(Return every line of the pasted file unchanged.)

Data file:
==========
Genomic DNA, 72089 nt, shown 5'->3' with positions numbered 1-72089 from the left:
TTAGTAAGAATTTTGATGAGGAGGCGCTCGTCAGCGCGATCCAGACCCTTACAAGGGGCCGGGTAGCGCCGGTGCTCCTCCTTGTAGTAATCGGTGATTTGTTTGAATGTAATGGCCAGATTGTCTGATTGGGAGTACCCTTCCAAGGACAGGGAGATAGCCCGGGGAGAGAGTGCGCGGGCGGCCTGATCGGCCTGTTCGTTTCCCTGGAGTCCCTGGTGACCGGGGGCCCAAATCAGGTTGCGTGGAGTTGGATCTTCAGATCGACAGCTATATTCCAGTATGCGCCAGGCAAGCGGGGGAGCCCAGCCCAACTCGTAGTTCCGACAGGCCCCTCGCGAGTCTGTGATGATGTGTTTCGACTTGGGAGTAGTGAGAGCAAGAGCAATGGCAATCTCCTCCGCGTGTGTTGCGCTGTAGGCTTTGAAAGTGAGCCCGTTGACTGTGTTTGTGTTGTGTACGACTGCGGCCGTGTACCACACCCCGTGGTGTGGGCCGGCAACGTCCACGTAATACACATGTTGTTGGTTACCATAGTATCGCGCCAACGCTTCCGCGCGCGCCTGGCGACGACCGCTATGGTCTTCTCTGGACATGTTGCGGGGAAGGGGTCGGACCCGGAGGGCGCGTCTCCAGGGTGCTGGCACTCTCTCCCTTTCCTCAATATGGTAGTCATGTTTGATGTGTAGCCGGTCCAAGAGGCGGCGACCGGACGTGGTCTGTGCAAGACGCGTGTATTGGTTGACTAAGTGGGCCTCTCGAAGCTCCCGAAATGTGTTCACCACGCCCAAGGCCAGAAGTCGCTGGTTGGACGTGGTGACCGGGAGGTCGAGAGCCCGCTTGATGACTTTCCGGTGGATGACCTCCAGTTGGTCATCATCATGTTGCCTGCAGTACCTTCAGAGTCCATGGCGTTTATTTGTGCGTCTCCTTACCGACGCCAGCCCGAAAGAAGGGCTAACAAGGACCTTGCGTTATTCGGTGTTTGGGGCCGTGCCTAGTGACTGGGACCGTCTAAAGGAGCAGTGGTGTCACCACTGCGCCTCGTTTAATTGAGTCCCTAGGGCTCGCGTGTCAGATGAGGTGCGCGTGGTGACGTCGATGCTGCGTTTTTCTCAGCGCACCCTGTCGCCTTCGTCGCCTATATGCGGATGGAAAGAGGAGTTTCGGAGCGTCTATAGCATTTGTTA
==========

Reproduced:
Genomic DNA, 72089 nt, shown 5'->3' with positions numbered 1-72089 from the left:
TTAGTAAGAATTTTGATGAGGAGGCGCTCGTCAGCGCGATCCAGACCCTTACAAGGGGCCGGGTAGCGCCGGTGCTCCTCCTTGTAGTAATCGGTGATTTGTTTGAATGTAATGGCCAGATTGTCTGATTGGGAGTACCCTTCCAAGGACAGGGAGATAGCCCGGGGAGAGAGTGCGCGGGCGGCCTGATCGGCCTGTTCGTTTCCCTGGAGTCCCTGGTGACCGGGGGCCCAAATCAGGTTGCGTGGAGTTGGATCTTCAGATCGACAGCTATATTCCAGTATGCGCCAGGCAAGCGGGGGAGCCCAGCCCAACTCGTAGTTCCGACAGGCCCCTCGCGAGTCTGTGATGATGTGTTTCGACTTGGGAGTAGTGAGAGCAAGAGCAATGGCAATCTCCTCCGCGTGTGTTGCGCTGTAGGCTTTGAAAGTGAGCCCGTTGACTGTGTTTGTGTTGTGTACGACTGCGGCCGTGTACCACACCCCGTGGTGTGGGCCGGCAACGTCCACGTAATACACATGTTGTTGGTTACCATAGTATCGCGCCAACGCTTCCGCGCGCGCCTGGCGACGACCGCTATGGTCTTCTCTGGACATGTTGCGGGGAAGGGGTCGGACCCGGAGGGCGCGTCTCCAGGGTGCTGGCACTCTCTCCCTTTCCTCAATATGGTAGTCATGTTTGATGTGTAGCCGGTCCAAGAGGCGGCGACCGGACGTGGTCTGTGCAAGACGCGTGTATTGGTTGACTAAGTGGGCCTCTCGAAGCTCCCGAAATGTGTTCACCACGCCCAAGGCCAGAAGTCGCTGGTTGGACGTGGTGACCGGGAGGTCGAGAGCCCGCTTGATGACTTTCCGGTGGATGACCTCCAGTTGGTCATCATCATGTTGCCTGCAGTACCTTCAGAGTCCATGGCGTTTATTTGTGCGTCTCCTTACCGACGCCAGCCCGAAAGAAGGGCTAACAAGGACCTTGCGTTATTCGGTGTTTGGGGCCGTGCCTAGTGACTGGGACCGTCTAAAGGAGCAGTGGTGTCACCACTGCGCCTCGTTTAATTGAGTCCCTAGGGCTCGCGTGTCAGATGAGGTGCGCGTGGTGACGTCGATGCTGCGTTTTTCTCAGCGCACCCTGTCGCCTTCGTCGCCTATATGCGGATGGAAAGAGGAGTTTCGGAGCGTCTATAGCATTTGTTA